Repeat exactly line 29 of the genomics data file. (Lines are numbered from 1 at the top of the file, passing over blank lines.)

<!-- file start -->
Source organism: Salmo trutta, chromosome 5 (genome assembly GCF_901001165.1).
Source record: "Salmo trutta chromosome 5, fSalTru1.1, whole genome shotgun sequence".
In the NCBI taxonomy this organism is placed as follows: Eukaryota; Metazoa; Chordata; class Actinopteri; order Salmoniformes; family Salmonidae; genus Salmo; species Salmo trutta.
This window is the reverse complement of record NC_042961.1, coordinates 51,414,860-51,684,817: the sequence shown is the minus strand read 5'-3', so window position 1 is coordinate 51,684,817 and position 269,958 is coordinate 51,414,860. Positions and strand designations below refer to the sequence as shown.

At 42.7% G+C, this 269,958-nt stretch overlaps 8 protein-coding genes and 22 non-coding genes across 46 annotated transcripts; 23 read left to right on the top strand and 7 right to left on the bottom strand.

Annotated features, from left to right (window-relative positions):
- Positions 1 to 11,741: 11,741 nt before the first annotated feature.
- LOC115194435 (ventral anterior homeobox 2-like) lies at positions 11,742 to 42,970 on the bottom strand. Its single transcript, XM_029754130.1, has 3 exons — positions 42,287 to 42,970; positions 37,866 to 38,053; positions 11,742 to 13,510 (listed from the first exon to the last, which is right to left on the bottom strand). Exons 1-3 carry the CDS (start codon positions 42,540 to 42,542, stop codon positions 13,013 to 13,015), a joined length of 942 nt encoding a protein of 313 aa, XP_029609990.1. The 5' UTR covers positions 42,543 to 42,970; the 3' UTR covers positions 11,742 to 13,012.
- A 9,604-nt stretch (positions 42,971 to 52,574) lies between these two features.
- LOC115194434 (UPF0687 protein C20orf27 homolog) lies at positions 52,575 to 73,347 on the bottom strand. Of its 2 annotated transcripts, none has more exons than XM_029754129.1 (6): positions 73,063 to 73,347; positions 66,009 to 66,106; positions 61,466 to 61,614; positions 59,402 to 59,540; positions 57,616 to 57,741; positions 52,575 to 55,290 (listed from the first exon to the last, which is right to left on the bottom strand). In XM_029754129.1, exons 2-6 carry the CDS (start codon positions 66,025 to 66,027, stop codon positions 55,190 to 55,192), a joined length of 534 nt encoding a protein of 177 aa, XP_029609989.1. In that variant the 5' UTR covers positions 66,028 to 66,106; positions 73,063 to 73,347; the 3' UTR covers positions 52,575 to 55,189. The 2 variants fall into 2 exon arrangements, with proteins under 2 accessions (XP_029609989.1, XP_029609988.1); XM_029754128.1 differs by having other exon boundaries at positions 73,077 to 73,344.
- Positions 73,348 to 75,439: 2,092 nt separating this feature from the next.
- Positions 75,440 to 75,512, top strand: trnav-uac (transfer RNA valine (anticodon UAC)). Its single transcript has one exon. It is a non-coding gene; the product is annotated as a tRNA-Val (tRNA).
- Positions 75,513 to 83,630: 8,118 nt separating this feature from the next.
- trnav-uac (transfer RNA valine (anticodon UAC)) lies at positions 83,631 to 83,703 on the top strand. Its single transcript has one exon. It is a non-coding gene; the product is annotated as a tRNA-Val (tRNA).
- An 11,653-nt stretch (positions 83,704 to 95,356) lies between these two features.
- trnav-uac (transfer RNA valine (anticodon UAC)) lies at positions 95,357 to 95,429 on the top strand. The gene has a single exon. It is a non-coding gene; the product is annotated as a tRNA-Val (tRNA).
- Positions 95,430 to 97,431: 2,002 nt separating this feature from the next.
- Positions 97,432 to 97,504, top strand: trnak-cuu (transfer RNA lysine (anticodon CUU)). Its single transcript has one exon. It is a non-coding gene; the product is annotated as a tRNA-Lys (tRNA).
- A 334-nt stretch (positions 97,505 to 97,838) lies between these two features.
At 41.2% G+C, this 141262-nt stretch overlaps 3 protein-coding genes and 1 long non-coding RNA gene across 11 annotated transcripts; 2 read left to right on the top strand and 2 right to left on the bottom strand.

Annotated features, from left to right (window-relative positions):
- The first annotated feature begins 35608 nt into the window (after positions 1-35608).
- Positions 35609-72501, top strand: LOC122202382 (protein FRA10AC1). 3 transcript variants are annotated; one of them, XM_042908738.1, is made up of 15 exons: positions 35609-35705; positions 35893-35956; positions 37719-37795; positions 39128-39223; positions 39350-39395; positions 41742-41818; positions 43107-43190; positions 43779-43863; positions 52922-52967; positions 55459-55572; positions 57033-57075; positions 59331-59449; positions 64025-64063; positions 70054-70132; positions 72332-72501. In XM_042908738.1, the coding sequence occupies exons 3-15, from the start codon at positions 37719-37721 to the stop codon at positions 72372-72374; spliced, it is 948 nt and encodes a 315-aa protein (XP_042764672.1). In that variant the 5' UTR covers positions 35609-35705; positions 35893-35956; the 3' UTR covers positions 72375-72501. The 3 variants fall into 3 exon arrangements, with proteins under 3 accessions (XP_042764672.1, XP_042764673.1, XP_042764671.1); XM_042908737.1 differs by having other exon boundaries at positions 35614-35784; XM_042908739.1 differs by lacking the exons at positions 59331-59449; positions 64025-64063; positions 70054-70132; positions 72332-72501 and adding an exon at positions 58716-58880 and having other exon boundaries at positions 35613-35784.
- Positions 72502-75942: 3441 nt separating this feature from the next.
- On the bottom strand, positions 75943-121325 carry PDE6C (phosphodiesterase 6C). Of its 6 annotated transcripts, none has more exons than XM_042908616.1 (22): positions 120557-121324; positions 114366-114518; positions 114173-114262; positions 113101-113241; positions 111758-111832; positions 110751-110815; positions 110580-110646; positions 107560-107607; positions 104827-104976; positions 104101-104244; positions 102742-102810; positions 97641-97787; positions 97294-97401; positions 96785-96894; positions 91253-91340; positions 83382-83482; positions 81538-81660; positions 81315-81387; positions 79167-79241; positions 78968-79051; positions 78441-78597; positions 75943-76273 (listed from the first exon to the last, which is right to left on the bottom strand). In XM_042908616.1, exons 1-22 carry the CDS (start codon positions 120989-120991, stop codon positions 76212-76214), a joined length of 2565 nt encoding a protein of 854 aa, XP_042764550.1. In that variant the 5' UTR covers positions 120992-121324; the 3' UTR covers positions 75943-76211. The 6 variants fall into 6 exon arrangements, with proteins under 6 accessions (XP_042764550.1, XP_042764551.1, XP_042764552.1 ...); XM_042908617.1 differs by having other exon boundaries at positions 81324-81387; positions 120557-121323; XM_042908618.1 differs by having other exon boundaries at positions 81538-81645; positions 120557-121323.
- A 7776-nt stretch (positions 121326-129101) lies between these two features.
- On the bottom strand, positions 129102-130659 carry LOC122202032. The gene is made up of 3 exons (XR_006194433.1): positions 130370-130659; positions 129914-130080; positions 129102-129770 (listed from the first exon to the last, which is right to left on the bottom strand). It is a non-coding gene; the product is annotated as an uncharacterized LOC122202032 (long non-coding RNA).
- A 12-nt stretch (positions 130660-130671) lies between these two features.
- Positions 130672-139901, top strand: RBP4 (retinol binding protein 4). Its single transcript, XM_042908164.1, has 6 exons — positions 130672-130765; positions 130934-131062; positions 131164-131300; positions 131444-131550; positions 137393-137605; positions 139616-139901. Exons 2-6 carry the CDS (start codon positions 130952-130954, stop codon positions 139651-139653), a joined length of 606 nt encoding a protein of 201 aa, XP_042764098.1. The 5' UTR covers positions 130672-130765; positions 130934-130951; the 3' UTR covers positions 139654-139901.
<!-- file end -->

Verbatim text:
- Positions 130672-139901, top strand: RBP4 (retinol binding protein 4). Its single transcript, XM_042908164.1, has 6 exons — positions 130672-130765; positions 130934-131062; positions 131164-131300; positions 131444-131550; positions 137393-137605; positions 139616-139901. Exons 2-6 carry the CDS (start codon positions 130952-130954, stop codon positions 139651-139653), a joined length of 606 nt encoding a protein of 201 aa, XP_042764098.1. The 5' UTR covers positions 130672-130765; positions 130934-130951; the 3' UTR covers positions 139654-139901.